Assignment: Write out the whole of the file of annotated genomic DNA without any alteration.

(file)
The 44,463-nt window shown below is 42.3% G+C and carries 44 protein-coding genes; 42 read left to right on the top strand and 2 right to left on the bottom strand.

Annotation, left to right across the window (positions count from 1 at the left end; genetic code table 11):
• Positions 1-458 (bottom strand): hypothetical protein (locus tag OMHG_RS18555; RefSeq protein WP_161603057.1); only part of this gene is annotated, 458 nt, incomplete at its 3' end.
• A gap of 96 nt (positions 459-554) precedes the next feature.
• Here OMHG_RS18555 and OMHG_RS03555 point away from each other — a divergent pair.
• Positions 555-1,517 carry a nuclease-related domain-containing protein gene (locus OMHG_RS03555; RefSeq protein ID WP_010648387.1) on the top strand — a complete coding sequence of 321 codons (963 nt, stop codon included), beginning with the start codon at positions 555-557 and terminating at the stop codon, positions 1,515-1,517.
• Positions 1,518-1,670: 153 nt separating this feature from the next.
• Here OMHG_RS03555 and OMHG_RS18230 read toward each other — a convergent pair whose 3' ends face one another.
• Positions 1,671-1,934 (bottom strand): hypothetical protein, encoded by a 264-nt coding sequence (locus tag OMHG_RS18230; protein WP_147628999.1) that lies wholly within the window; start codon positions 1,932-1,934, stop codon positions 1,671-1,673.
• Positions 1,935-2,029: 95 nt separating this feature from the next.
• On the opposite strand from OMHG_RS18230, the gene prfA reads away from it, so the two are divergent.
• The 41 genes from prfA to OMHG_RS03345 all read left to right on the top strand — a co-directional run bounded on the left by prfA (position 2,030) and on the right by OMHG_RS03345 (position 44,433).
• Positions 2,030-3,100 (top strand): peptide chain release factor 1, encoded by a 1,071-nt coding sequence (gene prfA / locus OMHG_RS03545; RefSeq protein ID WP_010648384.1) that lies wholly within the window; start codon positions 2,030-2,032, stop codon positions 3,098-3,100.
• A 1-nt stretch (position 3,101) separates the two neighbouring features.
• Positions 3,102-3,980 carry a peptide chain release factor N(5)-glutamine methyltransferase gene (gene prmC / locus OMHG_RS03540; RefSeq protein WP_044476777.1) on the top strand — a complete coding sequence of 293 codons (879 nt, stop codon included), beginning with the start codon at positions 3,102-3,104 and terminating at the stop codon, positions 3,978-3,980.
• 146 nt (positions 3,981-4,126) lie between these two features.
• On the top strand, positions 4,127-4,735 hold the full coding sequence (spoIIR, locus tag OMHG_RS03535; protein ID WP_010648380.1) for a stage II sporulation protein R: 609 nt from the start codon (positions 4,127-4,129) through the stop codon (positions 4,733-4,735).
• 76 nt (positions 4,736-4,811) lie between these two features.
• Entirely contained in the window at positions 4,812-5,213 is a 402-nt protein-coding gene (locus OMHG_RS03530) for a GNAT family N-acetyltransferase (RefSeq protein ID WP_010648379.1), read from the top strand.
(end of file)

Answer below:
The 44,463-nt window shown below is 42.3% G+C and carries 44 protein-coding genes; 42 read left to right on the top strand and 2 right to left on the bottom strand.

Annotation, left to right across the window (positions count from 1 at the left end; genetic code table 11):
• Positions 1-458 (bottom strand): hypothetical protein (locus tag OMHG_RS18555; RefSeq protein WP_161603057.1); only part of this gene is annotated, 458 nt, incomplete at its 3' end.
• A gap of 96 nt (positions 459-554) precedes the next feature.
• Here OMHG_RS18555 and OMHG_RS03555 point away from each other — a divergent pair.
• Positions 555-1,517 carry a nuclease-related domain-containing protein gene (locus OMHG_RS03555; RefSeq protein ID WP_010648387.1) on the top strand — a complete coding sequence of 321 codons (963 nt, stop codon included), beginning with the start codon at positions 555-557 and terminating at the stop codon, positions 1,515-1,517.
• Positions 1,518-1,670: 153 nt separating this feature from the next.
• Here OMHG_RS03555 and OMHG_RS18230 read toward each other — a convergent pair whose 3' ends face one another.
• Positions 1,671-1,934 (bottom strand): hypothetical protein, encoded by a 264-nt coding sequence (locus tag OMHG_RS18230; protein WP_147628999.1) that lies wholly within the window; start codon positions 1,932-1,934, stop codon positions 1,671-1,673.
• Positions 1,935-2,029: 95 nt separating this feature from the next.
• On the opposite strand from OMHG_RS18230, the gene prfA reads away from it, so the two are divergent.
• The 41 genes from prfA to OMHG_RS03345 all read left to right on the top strand — a co-directional run bounded on the left by prfA (position 2,030) and on the right by OMHG_RS03345 (position 44,433).
• Positions 2,030-3,100 (top strand): peptide chain release factor 1, encoded by a 1,071-nt coding sequence (gene prfA / locus OMHG_RS03545; RefSeq protein ID WP_010648384.1) that lies wholly within the window; start codon positions 2,030-2,032, stop codon positions 3,098-3,100.
• A 1-nt stretch (position 3,101) separates the two neighbouring features.
• Positions 3,102-3,980 carry a peptide chain release factor N(5)-glutamine methyltransferase gene (gene prmC / locus OMHG_RS03540; RefSeq protein WP_044476777.1) on the top strand — a complete coding sequence of 293 codons (879 nt, stop codon included), beginning with the start codon at positions 3,102-3,104 and terminating at the stop codon, positions 3,978-3,980.
• 146 nt (positions 3,981-4,126) lie between these two features.
• On the top strand, positions 4,127-4,735 hold the full coding sequence (spoIIR, locus tag OMHG_RS03535; protein ID WP_010648380.1) for a stage II sporulation protein R: 609 nt from the start codon (positions 4,127-4,129) through the stop codon (positions 4,733-4,735).
• 76 nt (positions 4,736-4,811) lie between these two features.
• Entirely contained in the window at positions 4,812-5,213 is a 402-nt protein-coding gene (locus OMHG_RS03530) for a GNAT family N-acetyltransferase (RefSeq protein ID WP_010648379.1), read from the top strand.